Steinmetz described the connections between the Catholic faith and Islam in the document, emphasizing that Jesus is revered as a prophet by Muslims.

He also mentioned Pope Francis’s apostolic letter about liturgy Desiderio desideravi, in which he describes the true meaning of the Eucharist and invites Catholics to abandon “polemics to listen together to what the Spirit is saying to the Church.”

But the controversy endured, and many Catholic groups believe that Steinmetz failed to present any good reason to give the host to a non-Catholic.

German-born Bishop emeritus Franz Meinrad Merkel of Humaitá, in Amazonas state, told Crux that similar situations happened to him in the past.

“You are giving Communion, and then somebody appears who you know is not able to receive it. You do not want to refuse to give the host to that person… But I have already refused it, very discreetly, but I did,” he recalled.

That is a “human impulse”, Merkel said, suggesting that Steinmetz did not have enough time to reflect about it before giving the host to the sheikh.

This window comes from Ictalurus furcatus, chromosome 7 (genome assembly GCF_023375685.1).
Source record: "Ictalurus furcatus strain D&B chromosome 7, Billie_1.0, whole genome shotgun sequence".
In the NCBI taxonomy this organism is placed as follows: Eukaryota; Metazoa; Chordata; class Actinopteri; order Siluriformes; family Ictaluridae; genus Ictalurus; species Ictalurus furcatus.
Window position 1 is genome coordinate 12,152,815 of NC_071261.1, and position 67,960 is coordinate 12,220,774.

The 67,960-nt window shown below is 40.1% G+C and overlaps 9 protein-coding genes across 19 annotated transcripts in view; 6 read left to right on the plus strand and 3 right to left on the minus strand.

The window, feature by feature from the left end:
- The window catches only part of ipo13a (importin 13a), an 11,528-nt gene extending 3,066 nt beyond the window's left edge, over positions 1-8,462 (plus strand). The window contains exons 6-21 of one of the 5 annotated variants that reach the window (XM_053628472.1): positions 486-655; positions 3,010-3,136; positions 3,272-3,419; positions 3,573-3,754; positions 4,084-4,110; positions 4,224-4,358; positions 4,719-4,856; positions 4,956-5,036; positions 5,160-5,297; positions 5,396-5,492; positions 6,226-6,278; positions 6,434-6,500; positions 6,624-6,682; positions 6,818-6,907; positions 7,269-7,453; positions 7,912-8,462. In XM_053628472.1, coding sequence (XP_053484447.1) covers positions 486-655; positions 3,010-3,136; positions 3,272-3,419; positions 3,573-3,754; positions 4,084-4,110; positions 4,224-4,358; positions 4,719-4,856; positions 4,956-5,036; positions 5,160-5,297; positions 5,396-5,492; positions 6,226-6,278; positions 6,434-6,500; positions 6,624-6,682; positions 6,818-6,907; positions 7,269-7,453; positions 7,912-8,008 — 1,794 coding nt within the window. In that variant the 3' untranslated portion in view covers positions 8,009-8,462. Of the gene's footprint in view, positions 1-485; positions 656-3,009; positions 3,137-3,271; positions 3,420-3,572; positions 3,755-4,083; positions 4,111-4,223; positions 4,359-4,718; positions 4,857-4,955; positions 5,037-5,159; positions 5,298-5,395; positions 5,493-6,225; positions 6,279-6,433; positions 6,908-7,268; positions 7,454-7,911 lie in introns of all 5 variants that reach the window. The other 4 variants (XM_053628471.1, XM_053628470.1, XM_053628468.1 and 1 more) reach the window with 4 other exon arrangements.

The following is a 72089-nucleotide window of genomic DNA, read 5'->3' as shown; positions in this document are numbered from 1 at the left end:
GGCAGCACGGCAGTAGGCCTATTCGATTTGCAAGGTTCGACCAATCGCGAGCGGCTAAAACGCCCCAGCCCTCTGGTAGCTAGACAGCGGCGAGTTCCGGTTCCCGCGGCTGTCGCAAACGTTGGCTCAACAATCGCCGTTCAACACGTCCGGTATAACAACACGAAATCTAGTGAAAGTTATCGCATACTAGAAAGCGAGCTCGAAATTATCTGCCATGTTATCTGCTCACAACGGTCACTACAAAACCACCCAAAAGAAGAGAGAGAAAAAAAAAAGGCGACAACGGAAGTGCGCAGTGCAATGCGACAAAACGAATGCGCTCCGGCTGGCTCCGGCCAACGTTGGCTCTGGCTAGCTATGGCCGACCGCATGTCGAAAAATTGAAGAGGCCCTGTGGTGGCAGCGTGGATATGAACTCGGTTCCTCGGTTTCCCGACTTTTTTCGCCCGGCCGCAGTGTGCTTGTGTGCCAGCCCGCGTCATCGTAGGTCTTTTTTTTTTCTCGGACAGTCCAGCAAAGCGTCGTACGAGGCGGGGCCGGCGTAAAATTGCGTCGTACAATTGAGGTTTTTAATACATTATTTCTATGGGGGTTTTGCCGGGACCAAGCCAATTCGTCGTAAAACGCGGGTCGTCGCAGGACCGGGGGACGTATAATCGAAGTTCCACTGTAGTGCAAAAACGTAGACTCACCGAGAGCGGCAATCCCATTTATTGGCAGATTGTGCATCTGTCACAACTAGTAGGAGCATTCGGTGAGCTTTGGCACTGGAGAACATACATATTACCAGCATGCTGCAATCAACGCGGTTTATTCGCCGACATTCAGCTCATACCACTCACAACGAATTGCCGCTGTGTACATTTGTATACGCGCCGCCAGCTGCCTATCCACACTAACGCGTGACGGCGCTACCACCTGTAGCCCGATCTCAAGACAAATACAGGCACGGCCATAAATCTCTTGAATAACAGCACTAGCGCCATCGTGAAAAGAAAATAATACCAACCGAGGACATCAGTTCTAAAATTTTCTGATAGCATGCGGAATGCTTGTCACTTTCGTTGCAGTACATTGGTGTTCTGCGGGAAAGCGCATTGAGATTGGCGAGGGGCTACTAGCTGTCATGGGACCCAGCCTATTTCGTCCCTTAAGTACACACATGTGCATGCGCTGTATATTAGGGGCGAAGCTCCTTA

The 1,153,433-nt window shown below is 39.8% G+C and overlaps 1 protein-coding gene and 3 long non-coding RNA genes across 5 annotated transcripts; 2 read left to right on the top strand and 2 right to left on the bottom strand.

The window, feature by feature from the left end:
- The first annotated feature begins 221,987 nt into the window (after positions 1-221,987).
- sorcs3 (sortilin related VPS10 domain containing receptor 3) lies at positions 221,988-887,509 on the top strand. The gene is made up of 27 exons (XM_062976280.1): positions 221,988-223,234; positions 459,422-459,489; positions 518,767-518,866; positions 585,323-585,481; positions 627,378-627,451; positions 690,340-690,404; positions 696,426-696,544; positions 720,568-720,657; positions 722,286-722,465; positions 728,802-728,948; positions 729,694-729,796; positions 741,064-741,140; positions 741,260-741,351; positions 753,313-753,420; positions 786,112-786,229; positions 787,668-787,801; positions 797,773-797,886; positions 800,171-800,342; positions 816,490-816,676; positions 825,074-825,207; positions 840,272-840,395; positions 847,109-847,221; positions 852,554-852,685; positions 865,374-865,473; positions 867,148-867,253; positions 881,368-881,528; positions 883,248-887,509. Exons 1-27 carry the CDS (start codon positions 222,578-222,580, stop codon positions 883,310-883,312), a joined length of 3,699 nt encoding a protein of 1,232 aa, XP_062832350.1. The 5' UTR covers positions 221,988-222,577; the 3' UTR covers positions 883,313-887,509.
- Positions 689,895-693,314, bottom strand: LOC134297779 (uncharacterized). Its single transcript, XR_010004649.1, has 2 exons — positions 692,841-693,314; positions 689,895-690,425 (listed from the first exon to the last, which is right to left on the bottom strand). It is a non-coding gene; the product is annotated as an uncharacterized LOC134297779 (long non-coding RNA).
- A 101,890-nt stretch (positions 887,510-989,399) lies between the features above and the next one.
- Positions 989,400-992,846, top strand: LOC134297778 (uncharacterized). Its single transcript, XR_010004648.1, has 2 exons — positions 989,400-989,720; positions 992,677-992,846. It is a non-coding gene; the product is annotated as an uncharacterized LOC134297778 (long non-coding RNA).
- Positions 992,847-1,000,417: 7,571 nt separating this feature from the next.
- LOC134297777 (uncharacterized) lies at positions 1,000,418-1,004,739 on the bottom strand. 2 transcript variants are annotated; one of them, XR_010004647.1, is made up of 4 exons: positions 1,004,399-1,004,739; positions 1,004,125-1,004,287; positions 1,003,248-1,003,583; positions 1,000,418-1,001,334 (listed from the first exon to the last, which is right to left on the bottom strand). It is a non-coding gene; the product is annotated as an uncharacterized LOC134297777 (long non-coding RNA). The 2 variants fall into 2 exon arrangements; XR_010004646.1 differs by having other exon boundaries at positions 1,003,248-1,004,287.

“We should not give too much attention to this case. It was certainly a difficult moment for him,” he added.

“Islam has a completely different history and does not accept Jesus as God’s son. Believing in Jesus as a prophet is not enough to receive Communion the way the Church wants, and the way Jesus announced in the Last Supper,” Merkel said.

Others, however, don’t necessarily believe that Steinmetz made a mistake.

“Of course, according to the Church’s laws, something like that is not possible. But I ask myself if that ‘sin’ is so big or scandalous,” Bishop Adriano Ciocca Vasino of the Prelature of São Félix do Araguaia, in the Amazon, told Crux.

Italian-born Vasino recalled that Jesus himself broke several rules of religious purity.

“If we only analyze the events from a legal perspective, without taking into consideration the reality of the people, we will be always ready to criticize everybody,” he said.

Vasino said that nobody is “able to get into the sheikh’s heart and be conclusive about what happened, but he might have failed to understand what Communion was.”

“I think it is much worse when a person seeks Communion and has his or her heart full of resentment,” he said.

Sheikh Jihad Hammadeh, another prominent member of the Sunni community in Brazil, said that Mahairi probably did not understand that such a ritual was restricted to Catholics and followed the people to the altar “as a sign of respect.”

“I do not see any bad intention coming from him or from the archbishop – only from the ones who are criticizing them now,” Hammadeh told Crux.

He said that non-Muslims commonly make mistakes during celebrations in mosques, “like photographers who walk in front of the people who are praying.”

“I think we are lacking empathy. We should put ourselves in the other person’s shoes. If somebody is not part of a religion, errors will happen,” he said.